May 2008
Volume 49, Issue 13
ARVO Annual Meeting Abstract  |   May 2008
Pharmaceutical Aspects of Corneal Gene Therapy
Author Affiliations & Notes
  • E. A. Klausner
    Department of Pharmaceutical Sciences, Midwestern University Chicago College of Pharmacy, Downers Grove, Illinois
  • R. L. Chapman
    Department of Pharmaceutical Sciences, Midwestern University Chicago College of Pharmacy, Downers Grove, Illinois
  • S. V. Andurkar
    Department of Pharmaceutical Sciences, Midwestern University Chicago College of Pharmacy, Downers Grove, Illinois
  • Footnotes
    Commercial Relationships  E.A. Klausner, None; R.L. Chapman, None; S.V. Andurkar, None.
  • Footnotes
    Support  None.
Investigative Ophthalmology & Visual Science May 2008, Vol.49, 4296. doi:
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      E. A. Klausner, R. L. Chapman, S. V. Andurkar; Pharmaceutical Aspects of Corneal Gene Therapy. Invest. Ophthalmol. Vis. Sci. 2008;49(13):4296. doi:

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      © ARVO (1962-2015); The Authors (2016-present)

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Purpose: : To study the pharmaceutical aspects of corneal gene therapy (CGT). Along with tissue engineering, gene therapy approaches stand at the forefront of advanced biomedical research to treat blindness arising from corneal diseases. The single major barrier for effective gene therapy in general and CGT in particular, is the delivery.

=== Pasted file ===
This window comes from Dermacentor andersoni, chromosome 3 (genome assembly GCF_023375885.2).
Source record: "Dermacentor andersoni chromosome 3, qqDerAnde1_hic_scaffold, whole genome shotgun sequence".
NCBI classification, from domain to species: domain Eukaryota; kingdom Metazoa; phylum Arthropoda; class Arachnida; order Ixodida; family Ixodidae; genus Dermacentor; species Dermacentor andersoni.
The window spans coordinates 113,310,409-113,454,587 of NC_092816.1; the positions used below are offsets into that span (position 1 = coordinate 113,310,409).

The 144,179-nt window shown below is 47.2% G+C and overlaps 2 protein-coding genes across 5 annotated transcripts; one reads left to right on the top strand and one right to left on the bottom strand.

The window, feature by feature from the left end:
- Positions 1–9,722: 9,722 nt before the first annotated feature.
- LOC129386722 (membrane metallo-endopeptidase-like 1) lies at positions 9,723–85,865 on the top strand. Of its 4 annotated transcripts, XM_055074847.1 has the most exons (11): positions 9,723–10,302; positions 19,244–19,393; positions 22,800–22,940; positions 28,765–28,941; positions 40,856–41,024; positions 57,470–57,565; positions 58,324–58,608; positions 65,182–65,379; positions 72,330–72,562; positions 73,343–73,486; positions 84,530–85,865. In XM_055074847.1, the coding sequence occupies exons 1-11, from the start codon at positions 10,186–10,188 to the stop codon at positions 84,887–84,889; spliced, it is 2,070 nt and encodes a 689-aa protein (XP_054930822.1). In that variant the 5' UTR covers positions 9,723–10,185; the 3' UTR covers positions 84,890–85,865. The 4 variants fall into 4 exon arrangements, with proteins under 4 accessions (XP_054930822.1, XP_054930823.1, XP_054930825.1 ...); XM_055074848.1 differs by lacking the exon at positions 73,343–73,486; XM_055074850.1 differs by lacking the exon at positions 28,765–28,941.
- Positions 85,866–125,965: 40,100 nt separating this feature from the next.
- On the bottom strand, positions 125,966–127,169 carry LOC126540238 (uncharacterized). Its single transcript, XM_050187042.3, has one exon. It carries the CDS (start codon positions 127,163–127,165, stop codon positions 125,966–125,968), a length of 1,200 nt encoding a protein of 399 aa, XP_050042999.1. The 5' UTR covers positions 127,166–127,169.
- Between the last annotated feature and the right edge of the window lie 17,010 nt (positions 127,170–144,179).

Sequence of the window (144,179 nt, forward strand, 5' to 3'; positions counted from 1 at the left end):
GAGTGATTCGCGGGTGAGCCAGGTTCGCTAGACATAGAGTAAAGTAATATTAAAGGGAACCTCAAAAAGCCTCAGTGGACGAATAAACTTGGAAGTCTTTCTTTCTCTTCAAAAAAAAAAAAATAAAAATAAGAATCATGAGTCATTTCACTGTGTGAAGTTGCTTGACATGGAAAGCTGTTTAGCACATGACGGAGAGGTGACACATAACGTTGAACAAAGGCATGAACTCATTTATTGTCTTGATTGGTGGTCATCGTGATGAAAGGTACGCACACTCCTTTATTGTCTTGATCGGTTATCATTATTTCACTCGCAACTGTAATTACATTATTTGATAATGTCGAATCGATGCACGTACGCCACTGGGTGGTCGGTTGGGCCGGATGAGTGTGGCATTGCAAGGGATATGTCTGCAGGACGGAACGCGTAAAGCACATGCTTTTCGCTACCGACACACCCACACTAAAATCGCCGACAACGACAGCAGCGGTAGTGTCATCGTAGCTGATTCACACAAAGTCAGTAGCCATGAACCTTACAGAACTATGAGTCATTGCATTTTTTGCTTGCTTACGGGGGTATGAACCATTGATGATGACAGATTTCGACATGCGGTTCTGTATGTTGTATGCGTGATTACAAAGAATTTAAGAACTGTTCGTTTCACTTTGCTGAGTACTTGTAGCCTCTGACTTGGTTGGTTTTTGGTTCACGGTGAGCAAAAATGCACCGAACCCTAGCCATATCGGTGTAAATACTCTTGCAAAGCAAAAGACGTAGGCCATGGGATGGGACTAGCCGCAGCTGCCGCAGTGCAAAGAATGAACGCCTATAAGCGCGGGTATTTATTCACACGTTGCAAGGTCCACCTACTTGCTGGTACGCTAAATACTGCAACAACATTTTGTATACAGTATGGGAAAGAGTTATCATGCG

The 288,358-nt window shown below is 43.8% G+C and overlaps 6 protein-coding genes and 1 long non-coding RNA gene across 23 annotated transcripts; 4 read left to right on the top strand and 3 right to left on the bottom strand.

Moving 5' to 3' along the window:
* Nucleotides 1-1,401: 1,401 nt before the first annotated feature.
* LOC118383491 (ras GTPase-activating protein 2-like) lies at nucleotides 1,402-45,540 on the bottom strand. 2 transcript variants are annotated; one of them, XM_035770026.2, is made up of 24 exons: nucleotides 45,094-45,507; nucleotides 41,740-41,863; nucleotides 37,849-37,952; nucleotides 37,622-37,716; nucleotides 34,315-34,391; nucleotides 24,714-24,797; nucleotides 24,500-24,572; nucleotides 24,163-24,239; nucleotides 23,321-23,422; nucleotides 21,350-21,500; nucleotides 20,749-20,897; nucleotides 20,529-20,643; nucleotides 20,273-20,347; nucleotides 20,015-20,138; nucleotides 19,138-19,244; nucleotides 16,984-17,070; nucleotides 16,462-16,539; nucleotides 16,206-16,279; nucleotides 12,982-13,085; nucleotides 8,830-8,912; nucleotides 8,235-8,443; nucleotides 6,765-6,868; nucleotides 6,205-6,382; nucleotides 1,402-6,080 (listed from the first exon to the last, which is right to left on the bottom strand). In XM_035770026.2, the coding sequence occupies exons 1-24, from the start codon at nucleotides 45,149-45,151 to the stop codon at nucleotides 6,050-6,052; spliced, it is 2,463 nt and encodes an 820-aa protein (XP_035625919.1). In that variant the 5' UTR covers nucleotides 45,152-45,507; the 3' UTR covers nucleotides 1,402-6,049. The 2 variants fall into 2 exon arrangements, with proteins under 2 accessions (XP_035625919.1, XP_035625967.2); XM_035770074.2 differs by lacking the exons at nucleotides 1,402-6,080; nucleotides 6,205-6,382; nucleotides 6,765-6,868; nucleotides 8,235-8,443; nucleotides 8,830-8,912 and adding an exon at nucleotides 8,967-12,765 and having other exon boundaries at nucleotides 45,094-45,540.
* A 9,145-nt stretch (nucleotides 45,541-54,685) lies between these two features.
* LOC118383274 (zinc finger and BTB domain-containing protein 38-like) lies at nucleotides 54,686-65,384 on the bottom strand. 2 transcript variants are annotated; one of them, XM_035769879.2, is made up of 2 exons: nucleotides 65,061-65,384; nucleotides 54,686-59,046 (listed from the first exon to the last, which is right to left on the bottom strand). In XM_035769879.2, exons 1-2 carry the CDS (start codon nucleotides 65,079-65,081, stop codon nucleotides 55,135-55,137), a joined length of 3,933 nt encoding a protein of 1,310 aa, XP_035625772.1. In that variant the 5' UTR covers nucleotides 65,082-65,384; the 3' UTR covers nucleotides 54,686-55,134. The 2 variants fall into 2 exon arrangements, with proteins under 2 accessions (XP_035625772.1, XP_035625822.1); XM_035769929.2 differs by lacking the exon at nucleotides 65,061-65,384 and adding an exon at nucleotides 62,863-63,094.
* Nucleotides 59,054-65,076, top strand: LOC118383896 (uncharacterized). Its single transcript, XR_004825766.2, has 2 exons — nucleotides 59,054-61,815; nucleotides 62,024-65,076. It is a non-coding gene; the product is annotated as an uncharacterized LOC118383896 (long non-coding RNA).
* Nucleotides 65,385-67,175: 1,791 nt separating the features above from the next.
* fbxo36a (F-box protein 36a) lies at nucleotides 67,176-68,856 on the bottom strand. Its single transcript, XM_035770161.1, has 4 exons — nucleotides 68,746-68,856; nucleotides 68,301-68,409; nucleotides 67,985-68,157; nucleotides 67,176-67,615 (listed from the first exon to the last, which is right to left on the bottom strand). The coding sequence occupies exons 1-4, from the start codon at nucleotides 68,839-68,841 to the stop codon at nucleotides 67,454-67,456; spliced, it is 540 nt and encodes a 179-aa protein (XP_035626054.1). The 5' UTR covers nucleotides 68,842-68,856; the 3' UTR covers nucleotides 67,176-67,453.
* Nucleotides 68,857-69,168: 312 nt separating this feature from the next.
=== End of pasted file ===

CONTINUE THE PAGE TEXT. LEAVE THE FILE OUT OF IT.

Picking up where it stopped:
Methods: : A literature search using PubMed (1994-2007).

Results: : Most of the traditional DNA vectors of gene therapy have been tested in CGT, including viral vectors such as adenovirus, adeno-associated virus, lentiviruses and retroviruses, and the non-viral vectors of naked DNA, cationic lipoplexes and polyethylenimine. Recently the use of small interfering RNA duplexes and a plasmid DNA encoding short hairpin RNA in the cornea were reported. Generally, viral vectors find substantially more common use in gene therapy than non-viral vectors; however, CGT studies do not follow that pattern, as viral vectors were used in approximately 47% of the studies.Consistent with previous findings, it was demonstrated in CGT that viral vectors are generally more efficient than the non-viral vectors, and in comparison to naked DNA, administration of polyplexes offers the potential advantages of enhancing the transgene expression and the biological effect.The choice of the delivery system in CGT has utmost importance since in the eye even a mild inflammatory response might impair vision. A few CGT studies showed mild to severe inflammation following intracameral injection of adenovirus. In one such study, the inflammatory response that appeared in histologic examination demonstrated no gross external manifestations thereby highlighting the importance of awareness of potential side effects and cytotoxicity in the design and evaluation of corneal gene delivery systems.Due to the advantages of local delivery, the majority of corneal gene delivery studies used ocular (e.g., intracameral, intravitreal and intracorneal injections), as opposed to peripheral, modes of administration. The challenge of achieving effective topical gene transfer, presumably due to tear flow, blinking and low penetration of the vector through epithelial tight junctions left no alternative but invasive local administration. The ocular mode of administration was correlated with the intracorneal location of gene expression since the site of microinjection controls the type of cells that receive the transgene.

Conclusions: : Pharmaceutical considerations, and in particular the delivery system and mode of administration used, have a substantial impact on the outcomes and applicability of CGT studies.

Keywords: gene transfer/gene therapy • cornea: basic science 

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